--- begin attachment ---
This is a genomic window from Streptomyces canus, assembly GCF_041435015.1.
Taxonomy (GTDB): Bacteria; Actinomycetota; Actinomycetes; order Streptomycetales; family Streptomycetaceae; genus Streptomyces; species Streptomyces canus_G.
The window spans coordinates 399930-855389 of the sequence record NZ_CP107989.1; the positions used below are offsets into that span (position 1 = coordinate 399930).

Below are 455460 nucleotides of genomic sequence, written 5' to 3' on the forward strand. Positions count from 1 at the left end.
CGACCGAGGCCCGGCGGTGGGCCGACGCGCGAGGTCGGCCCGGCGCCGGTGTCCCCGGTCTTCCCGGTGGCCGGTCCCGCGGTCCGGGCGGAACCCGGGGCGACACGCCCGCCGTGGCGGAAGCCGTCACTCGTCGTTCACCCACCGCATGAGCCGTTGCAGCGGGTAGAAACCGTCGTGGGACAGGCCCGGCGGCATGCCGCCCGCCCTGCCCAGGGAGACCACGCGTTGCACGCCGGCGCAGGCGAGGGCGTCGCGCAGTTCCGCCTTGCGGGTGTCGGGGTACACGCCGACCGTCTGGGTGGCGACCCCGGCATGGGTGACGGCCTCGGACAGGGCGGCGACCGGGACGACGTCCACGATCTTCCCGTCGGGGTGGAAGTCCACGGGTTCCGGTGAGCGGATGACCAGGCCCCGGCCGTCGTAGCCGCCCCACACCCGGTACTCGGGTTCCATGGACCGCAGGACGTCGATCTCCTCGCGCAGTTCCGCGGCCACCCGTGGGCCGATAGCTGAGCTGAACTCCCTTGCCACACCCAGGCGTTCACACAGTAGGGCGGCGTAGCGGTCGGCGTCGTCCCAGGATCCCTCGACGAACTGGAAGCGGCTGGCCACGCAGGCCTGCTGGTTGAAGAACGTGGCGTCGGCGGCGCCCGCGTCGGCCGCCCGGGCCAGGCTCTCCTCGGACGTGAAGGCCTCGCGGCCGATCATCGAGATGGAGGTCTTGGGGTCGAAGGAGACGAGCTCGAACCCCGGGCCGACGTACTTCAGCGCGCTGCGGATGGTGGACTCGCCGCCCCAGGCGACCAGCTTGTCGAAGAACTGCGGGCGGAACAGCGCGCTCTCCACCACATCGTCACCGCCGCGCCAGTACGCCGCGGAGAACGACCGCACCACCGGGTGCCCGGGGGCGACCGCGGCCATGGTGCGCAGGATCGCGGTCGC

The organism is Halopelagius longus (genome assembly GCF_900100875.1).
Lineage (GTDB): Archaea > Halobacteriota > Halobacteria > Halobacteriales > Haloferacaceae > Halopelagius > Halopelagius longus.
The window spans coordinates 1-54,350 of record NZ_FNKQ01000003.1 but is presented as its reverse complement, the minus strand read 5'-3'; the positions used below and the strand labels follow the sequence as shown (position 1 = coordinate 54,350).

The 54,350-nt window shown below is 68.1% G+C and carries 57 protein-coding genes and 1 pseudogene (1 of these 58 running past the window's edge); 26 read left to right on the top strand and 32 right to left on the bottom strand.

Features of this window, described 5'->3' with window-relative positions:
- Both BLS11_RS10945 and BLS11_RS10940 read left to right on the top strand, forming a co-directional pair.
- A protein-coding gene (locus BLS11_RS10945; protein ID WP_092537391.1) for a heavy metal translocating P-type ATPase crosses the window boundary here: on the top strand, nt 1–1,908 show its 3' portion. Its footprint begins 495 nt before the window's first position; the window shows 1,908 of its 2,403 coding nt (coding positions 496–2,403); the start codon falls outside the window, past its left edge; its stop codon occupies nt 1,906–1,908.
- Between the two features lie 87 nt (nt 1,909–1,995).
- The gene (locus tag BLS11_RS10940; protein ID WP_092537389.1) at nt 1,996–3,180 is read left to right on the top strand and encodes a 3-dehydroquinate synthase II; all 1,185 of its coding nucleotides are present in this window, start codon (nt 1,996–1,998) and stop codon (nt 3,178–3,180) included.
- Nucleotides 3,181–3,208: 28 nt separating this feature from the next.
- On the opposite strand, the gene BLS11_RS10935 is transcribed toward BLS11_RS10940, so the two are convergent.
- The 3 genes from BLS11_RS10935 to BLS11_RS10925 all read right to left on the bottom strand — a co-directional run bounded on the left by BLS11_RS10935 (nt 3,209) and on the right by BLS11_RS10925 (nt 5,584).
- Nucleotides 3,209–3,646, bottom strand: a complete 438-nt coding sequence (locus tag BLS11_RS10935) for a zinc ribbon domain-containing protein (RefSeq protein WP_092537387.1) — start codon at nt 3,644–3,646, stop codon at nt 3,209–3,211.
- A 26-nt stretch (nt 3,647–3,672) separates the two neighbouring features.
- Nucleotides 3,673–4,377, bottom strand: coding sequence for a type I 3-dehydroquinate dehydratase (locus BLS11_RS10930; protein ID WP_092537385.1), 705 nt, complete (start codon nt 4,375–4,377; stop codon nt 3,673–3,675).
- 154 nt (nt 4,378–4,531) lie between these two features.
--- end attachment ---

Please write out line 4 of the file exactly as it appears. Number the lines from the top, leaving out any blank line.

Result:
Below are 455460 nucleotides of genomic sequence, written 5' to 3' on the forward strand. Positions count from 1 at the left end.